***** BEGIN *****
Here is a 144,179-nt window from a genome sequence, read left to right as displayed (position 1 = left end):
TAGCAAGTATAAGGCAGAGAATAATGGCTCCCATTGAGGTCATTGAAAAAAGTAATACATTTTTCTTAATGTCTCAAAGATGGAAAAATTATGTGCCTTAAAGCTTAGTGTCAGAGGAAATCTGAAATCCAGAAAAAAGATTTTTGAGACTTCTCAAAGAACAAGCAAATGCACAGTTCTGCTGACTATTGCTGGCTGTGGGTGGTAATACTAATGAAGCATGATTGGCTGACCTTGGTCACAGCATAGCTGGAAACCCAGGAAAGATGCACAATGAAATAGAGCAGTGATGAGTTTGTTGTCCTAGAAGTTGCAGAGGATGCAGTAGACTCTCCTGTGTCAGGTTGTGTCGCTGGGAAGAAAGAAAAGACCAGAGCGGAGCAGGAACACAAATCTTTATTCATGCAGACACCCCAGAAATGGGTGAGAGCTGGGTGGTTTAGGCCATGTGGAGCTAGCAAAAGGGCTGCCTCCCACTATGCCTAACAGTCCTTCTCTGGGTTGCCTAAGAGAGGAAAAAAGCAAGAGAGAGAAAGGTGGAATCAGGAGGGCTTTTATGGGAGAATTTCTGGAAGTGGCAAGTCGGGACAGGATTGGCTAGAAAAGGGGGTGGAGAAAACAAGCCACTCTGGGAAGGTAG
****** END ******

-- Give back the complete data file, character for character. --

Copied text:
Here is a 144,179-nt window from a genome sequence, read left to right as displayed (position 1 = left end):
TAGCAAGTATAAGGCAGAGAATAATGGCTCCCATTGAGGTCATTGAAAAAAGTAATACATTTTTCTTAATGTCTCAAAGATGGAAAAATTATGTGCCTTAAAGCTTAGTGTCAGAGGAAATCTGAAATCCAGAAAAAAGATTTTTGAGACTTCTCAAAGAACAAGCAAATGCACAGTTCTGCTGACTATTGCTGGCTGTGGGTGGTAATACTAATGAAGCATGATTGGCTGACCTTGGTCACAGCATAGCTGGAAACCCAGGAAAGATGCACAATGAAATAGAGCAGTGATGAGTTTGTTGTCCTAGAAGTTGCAGAGGATGCAGTAGACTCTCCTGTGTCAGGTTGTGTCGCTGGGAAGAAAGAAAAGACCAGAGCGGAGCAGGAACACAAATCTTTATTCATGCAGACACCCCAGAAATGGGTGAGAGCTGGGTGGTTTAGGCCATGTGGAGCTAGCAAAAGGGCTGCCTCCCACTATGCCTAACAGTCCTTCTCTGGGTTGCCTAAGAGAGGAAAAAAGCAAGAGAGAGAAAGGTGGAATCAGGAGGGCTTTTATGGGAGAATTTCTGGAAGTGGCAAGTCGGGACAGGATTGGCTAGAAAAGGGGGTGGAGAAAACAAGCCACTCTGGGAAGGTAG